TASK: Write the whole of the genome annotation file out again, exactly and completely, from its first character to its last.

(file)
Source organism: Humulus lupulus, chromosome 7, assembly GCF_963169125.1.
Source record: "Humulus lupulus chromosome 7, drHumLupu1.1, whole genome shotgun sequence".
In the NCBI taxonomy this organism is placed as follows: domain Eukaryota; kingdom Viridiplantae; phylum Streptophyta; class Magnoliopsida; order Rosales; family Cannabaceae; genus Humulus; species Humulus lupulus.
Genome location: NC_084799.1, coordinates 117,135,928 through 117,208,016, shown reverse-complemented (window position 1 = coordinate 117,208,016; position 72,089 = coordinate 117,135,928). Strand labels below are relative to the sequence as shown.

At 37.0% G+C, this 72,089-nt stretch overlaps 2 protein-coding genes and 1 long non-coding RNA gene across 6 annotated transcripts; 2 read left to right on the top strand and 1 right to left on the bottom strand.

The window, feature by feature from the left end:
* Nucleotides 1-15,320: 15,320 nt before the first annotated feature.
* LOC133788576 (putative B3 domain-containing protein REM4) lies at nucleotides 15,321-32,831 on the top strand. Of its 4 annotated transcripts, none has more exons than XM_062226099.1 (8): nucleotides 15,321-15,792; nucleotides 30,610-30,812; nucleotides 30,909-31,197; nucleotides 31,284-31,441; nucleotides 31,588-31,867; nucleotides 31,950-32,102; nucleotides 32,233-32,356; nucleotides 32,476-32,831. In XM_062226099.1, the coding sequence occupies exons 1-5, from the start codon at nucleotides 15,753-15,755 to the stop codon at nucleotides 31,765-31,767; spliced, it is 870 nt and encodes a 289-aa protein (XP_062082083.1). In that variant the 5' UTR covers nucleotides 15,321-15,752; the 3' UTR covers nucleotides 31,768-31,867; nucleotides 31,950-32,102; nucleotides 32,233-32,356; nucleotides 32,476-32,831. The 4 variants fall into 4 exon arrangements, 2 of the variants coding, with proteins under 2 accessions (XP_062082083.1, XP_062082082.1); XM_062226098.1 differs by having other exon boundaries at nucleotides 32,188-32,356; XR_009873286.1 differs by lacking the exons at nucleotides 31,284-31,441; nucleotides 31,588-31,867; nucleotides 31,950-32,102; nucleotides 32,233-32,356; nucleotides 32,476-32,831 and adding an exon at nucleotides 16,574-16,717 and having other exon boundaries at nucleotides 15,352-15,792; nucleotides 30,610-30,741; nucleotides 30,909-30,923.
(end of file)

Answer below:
Source organism: Humulus lupulus, chromosome 7, assembly GCF_963169125.1.
Source record: "Humulus lupulus chromosome 7, drHumLupu1.1, whole genome shotgun sequence".
In the NCBI taxonomy this organism is placed as follows: domain Eukaryota; kingdom Viridiplantae; phylum Streptophyta; class Magnoliopsida; order Rosales; family Cannabaceae; genus Humulus; species Humulus lupulus.
Genome location: NC_084799.1, coordinates 117,135,928 through 117,208,016, shown reverse-complemented (window position 1 = coordinate 117,208,016; position 72,089 = coordinate 117,135,928). Strand labels below are relative to the sequence as shown.

At 37.0% G+C, this 72,089-nt stretch overlaps 2 protein-coding genes and 1 long non-coding RNA gene across 6 annotated transcripts; 2 read left to right on the top strand and 1 right to left on the bottom strand.

The window, feature by feature from the left end:
* Nucleotides 1-15,320: 15,320 nt before the first annotated feature.
* LOC133788576 (putative B3 domain-containing protein REM4) lies at nucleotides 15,321-32,831 on the top strand. Of its 4 annotated transcripts, none has more exons than XM_062226099.1 (8): nucleotides 15,321-15,792; nucleotides 30,610-30,812; nucleotides 30,909-31,197; nucleotides 31,284-31,441; nucleotides 31,588-31,867; nucleotides 31,950-32,102; nucleotides 32,233-32,356; nucleotides 32,476-32,831. In XM_062226099.1, the coding sequence occupies exons 1-5, from the start codon at nucleotides 15,753-15,755 to the stop codon at nucleotides 31,765-31,767; spliced, it is 870 nt and encodes a 289-aa protein (XP_062082083.1). In that variant the 5' UTR covers nucleotides 15,321-15,752; the 3' UTR covers nucleotides 31,768-31,867; nucleotides 31,950-32,102; nucleotides 32,233-32,356; nucleotides 32,476-32,831. The 4 variants fall into 4 exon arrangements, 2 of the variants coding, with proteins under 2 accessions (XP_062082083.1, XP_062082082.1); XM_062226098.1 differs by having other exon boundaries at nucleotides 32,188-32,356; XR_009873286.1 differs by lacking the exons at nucleotides 31,284-31,441; nucleotides 31,588-31,867; nucleotides 31,950-32,102; nucleotides 32,233-32,356; nucleotides 32,476-32,831 and adding an exon at nucleotides 16,574-16,717 and having other exon boundaries at nucleotides 15,352-15,792; nucleotides 30,610-30,741; nucleotides 30,909-30,923.